Paul Melia: Who knows what will happen in a year’s time?
The agreement struck between waste collectors and the Government is a good outcome for consumers, but what's to say that in July 2017, when the current price-freeze deal expires, that some operators won't increase their prices again and we're back to square one?
The introduction of pay-by-weight was first mooted at the end of 2014, and there's no certainty it will go ahead in July next year. The 12-month price freeze is no guarantee of public acceptance, especially when problems remain with how it will be implemented.
It's suggested that in some areas a brown bin service for organic waste is not being provided to households, meaning unless they plan on composting, they'll have to pay a higher charge to dispose of this than they should. Larger households, which produce more waste - or those which refuse to segregate their rubbish into black, green and brown - will have to bear some additional costs.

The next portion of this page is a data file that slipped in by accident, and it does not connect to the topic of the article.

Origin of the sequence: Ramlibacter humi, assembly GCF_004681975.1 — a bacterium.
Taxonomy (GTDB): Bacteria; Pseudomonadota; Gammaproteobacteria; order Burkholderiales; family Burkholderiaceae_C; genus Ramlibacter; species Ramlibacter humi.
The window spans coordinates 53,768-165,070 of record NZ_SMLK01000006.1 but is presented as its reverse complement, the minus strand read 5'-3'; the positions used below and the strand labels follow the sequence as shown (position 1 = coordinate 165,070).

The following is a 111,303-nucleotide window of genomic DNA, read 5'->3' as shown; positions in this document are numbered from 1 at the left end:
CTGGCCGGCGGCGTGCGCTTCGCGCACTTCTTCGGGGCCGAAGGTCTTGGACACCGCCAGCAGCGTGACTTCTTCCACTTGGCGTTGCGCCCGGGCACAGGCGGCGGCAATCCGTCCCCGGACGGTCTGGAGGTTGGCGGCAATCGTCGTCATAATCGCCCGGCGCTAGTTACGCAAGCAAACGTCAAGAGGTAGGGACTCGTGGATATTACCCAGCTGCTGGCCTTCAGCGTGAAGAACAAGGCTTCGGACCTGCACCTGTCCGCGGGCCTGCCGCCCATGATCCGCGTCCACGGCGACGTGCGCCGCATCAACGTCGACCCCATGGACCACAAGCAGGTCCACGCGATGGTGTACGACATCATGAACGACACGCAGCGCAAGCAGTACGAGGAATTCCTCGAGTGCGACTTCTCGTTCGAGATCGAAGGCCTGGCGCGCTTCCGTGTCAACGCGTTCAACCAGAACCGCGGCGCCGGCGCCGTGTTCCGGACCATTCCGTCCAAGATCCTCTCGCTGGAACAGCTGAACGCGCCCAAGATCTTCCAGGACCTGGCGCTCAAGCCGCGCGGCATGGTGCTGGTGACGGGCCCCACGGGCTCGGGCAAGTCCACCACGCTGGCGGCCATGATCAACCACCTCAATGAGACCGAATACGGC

It's worth noting that the minister said he was "disappointed" at the level of "awareness-raising" from the industry over the introduction of pay-by-weight, but surely this was something the Government should have rolled-out, and certainly well before the belated information campaign which began in May. But what really didn't help was the blatant price-gouging by some operators. The fact that households were happy enough to go along with cheap charges isn't their fault.
As Mr Coveney noted, the waste market is competitive at the moment but "it doesn't have to remain the case". The industry has been warned.